Maryland eclipses 400,000 total COVID cases as officials report fourth straight day of more than 1,000 new cases

More than 400,000 Marylanders have contracted the coronavirus over the past year, and health officials reported more than 1,000 newly confirmed cases for the fourth consecutive day Sunday.

Here’s where the state’s coronavirus indicators stood Sunday:



Health officials reported 1,007 new cases of the coronavirus Sunday, bringing the state’s case count to 400,023 since officials started tracking the virus last year.

The state has averaged about 907 cases per day over the past two weeks, according to data from the Maryland Department of Health.



The state reported 12 more people have died due to COVID-19 or complications from it, bringing the total number of Marylanders who have died up to 7,985 total over the past year.

As of Sunday, Maryland is averaging roughly 15 deaths per day due to the coronavirus.


There were two more people hospitalized due to the effects of COVID-19 Sunday compared with the day before, bringing the total number of people now hospitalized with the disease up to 852 Marylanders, the health department reported.

Currently, 648 people are being treated in acute care units and an additional 204 people are in intensive care units.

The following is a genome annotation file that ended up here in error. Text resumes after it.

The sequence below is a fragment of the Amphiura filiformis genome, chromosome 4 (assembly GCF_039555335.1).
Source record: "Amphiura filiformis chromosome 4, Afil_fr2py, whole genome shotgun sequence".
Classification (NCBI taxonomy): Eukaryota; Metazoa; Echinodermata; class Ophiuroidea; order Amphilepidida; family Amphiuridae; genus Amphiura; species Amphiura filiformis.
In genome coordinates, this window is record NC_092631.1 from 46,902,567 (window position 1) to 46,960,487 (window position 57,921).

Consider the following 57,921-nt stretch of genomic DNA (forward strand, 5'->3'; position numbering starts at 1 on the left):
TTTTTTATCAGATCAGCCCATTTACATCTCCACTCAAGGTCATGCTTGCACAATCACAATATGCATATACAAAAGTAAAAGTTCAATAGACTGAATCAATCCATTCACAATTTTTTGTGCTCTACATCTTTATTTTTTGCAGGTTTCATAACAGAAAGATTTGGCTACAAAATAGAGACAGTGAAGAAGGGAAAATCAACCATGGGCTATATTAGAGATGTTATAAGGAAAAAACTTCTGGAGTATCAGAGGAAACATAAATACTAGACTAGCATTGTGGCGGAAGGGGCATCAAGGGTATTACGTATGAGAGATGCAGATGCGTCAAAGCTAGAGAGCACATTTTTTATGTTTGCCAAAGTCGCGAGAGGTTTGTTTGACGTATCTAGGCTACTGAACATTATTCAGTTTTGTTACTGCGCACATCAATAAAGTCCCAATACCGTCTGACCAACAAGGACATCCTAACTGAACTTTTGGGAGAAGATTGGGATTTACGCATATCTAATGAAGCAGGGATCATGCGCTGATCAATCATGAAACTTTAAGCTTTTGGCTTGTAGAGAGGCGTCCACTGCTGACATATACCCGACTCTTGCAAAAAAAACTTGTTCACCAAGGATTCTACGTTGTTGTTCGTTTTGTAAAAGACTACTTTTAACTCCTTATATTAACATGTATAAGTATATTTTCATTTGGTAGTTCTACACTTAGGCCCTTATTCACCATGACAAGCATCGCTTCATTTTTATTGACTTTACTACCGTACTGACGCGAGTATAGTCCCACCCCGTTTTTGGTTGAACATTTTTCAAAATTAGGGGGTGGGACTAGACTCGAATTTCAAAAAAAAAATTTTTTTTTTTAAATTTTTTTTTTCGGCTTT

State vaccinators administered 37,586 COVID-19 immunizations Saturday, according to the state health department, a dip compared with the previous two days as officials reported that more than 50,000 vaccines were administered Thursday and Friday.

For the two-dose Pfizer-BioNTech and Moderna vaccines, the state reported that 25,392 people received their first vaccine Saturday and that an additional 11,028 completed their two-dose regimen. An additional 1,166 people received the single dose of the Johnson & Johnson vaccine, the state reported.

Gov. Larry Hogan wrote on Twitter that the state has averaged 43,924 daily doses over the past week and that about 2.18 million doses of the vaccine have been administered across the state.

A total of 780,190 people, or about 12.9% of Maryland’s population, have been fully vaccinated against the disease either by completing a two-dose regimen or by receiving the single-dose Johnson & Johnson vaccine.

Vaccines by age:

As the state prepares to expand vaccine eligibility to those 60 and older Tuesday, health department data shows that nearly two-thirds of Marylanders ages 65 and older have received at least one dose of the vaccine.

Vaccines by race:

White Marylanders have received about 63.9% of all administered vaccines as of Sunday, or a little less than 1.4 million doses, and have received about 3.18 times more vaccines than Black residents. The demographic groups account for about 58.5% and 31% of the state’s population, respectively, according to U.S. Census Bureau estimates.

Latino people have received about 4.05% of the total vaccines administered in the state, or about 88,392 doses total, according to the state health department. As of Sunday, only 28,734 Hispanic or Latino residents have been fully vaccinated against the coronavirus.